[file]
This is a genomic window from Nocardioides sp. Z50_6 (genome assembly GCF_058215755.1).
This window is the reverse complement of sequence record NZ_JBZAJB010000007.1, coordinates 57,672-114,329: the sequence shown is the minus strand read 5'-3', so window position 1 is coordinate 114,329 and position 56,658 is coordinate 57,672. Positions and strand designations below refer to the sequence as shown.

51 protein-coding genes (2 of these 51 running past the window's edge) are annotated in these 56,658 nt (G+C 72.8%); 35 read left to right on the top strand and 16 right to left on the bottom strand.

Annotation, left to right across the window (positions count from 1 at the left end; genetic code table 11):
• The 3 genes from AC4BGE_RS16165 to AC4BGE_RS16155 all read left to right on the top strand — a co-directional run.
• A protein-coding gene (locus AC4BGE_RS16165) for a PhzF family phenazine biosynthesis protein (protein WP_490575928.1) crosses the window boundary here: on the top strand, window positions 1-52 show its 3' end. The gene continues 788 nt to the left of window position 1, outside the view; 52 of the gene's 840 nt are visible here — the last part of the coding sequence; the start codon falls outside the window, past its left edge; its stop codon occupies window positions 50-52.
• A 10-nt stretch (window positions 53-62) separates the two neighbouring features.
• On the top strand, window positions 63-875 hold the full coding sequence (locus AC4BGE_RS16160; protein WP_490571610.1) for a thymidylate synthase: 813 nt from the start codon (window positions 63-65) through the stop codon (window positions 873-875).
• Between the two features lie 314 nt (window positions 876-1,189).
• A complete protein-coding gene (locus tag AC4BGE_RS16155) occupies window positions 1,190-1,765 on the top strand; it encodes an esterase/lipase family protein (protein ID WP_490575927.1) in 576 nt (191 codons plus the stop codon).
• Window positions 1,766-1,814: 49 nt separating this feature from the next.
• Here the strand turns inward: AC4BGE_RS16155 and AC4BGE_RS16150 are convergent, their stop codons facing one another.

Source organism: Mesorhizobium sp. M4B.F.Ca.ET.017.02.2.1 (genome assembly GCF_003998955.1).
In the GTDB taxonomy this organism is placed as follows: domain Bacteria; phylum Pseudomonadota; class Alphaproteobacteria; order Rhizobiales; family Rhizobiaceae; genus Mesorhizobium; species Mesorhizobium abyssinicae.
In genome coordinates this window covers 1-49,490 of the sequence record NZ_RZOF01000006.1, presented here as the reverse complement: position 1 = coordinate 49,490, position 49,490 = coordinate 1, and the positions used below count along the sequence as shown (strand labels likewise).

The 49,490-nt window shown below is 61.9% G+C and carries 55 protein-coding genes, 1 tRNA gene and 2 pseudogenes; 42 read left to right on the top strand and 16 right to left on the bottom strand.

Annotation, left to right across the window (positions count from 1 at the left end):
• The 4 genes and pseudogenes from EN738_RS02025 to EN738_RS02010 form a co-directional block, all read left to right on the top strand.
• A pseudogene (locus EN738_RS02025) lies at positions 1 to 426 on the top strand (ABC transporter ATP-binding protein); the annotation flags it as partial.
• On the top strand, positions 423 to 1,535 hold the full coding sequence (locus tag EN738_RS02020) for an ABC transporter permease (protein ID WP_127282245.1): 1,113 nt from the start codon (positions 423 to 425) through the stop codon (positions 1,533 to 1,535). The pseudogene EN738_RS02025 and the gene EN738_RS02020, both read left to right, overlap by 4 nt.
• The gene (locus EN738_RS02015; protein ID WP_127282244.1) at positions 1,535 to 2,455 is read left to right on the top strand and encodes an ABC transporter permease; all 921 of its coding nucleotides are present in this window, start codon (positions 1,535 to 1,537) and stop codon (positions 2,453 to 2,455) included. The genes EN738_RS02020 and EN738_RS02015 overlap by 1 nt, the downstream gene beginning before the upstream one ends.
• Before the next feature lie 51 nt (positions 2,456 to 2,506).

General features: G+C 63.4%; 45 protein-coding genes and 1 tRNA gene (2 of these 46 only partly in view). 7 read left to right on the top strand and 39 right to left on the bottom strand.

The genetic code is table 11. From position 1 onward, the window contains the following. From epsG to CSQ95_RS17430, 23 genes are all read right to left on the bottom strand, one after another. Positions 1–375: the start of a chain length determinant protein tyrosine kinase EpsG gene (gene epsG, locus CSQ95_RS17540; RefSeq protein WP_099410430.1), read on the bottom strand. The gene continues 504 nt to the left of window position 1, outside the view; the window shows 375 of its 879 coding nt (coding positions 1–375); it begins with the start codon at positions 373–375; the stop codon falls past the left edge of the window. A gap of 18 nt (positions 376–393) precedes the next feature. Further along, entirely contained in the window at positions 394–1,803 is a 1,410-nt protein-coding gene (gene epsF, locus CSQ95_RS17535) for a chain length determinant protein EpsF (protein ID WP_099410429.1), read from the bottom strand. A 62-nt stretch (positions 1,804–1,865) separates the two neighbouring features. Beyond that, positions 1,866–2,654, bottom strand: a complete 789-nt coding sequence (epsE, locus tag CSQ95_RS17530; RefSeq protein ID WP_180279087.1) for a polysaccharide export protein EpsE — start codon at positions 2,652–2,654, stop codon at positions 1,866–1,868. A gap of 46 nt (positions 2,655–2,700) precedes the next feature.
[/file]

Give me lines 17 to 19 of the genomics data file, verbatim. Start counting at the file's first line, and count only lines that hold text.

Annotation, left to right across the window (positions count from 1 at the left end):
• The 4 genes and pseudogenes from EN738_RS02025 to EN738_RS02010 form a co-directional block, all read left to right on the top strand.
• A pseudogene (locus EN738_RS02025) lies at positions 1 to 426 on the top strand (ABC transporter ATP-binding protein); the annotation flags it as partial.